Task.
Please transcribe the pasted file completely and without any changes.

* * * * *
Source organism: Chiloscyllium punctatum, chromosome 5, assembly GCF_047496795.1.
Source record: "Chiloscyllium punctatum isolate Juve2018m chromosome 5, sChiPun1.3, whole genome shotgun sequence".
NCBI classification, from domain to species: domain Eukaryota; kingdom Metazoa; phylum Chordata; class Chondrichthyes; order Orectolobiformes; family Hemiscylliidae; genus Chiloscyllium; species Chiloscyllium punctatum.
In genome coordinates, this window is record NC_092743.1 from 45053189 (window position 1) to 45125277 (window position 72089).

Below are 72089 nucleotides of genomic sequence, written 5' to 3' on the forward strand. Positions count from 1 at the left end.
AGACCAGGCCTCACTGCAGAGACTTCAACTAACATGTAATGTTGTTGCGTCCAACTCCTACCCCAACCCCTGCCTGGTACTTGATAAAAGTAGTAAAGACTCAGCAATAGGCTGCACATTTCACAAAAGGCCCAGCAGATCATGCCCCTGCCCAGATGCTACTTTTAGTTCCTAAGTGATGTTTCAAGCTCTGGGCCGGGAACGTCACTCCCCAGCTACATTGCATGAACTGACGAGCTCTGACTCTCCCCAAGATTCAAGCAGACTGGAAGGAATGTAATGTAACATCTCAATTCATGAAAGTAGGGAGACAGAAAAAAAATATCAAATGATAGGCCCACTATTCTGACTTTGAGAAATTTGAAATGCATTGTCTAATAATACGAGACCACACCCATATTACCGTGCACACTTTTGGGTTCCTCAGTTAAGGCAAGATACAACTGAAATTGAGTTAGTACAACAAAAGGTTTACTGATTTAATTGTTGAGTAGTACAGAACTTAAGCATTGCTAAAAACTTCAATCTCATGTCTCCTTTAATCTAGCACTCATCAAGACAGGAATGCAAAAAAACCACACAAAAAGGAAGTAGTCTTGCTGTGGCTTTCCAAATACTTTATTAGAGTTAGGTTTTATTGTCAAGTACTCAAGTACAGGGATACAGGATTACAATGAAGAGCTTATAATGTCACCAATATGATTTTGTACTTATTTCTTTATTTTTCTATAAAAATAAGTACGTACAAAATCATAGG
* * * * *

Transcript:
Source organism: Chiloscyllium punctatum, chromosome 5, assembly GCF_047496795.1.
Source record: "Chiloscyllium punctatum isolate Juve2018m chromosome 5, sChiPun1.3, whole genome shotgun sequence".
NCBI classification, from domain to species: domain Eukaryota; kingdom Metazoa; phylum Chordata; class Chondrichthyes; order Orectolobiformes; family Hemiscylliidae; genus Chiloscyllium; species Chiloscyllium punctatum.
In genome coordinates, this window is record NC_092743.1 from 45053189 (window position 1) to 45125277 (window position 72089).

Below are 72089 nucleotides of genomic sequence, written 5' to 3' on the forward strand. Positions count from 1 at the left end.
AGACCAGGCCTCACTGCAGAGACTTCAACTAACATGTAATGTTGTTGCGTCCAACTCCTACCCCAACCCCTGCCTGGTACTTGATAAAAGTAGTAAAGACTCAGCAATAGGCTGCACATTTCACAAAAGGCCCAGCAGATCATGCCCCTGCCCAGATGCTACTTTTAGTTCCTAAGTGATGTTTCAAGCTCTGGGCCGGGAACGTCACTCCCCAGCTACATTGCATGAACTGACGAGCTCTGACTCTCCCCAAGATTCAAGCAGACTGGAAGGAATGTAATGTAACATCTCAATTCATGAAAGTAGGGAGACAGAAAAAAAATATCAAATGATAGGCCCACTATTCTGACTTTGAGAAATTTGAAATGCATTGTCTAATAATACGAGACCACACCCATATTACCGTGCACACTTTTGGGTTCCTCAGTTAAGGCAAGATACAACTGAAATTGAGTTAGTACAACAAAAGGTTTACTGATTTAATTGTTGAGTAGTACAGAACTTAAGCATTGCTAAAAACTTCAATCTCATGTCTCCTTTAATCTAGCACTCATCAAGACAGGAATGCAAAAAAACCACACAAAAAGGAAGTAGTCTTGCTGTGGCTTTCCAAATACTTTATTAGAGTTAGGTTTTATTGTCAAGTACTCAAGTACAGGGATACAGGATTACAATGAAGAGCTTATAATGTCACCAATATGATTTTGTACTTATTTCTTTATTTTTCTATAAAAATAAGTACGTACAAAATCATAGG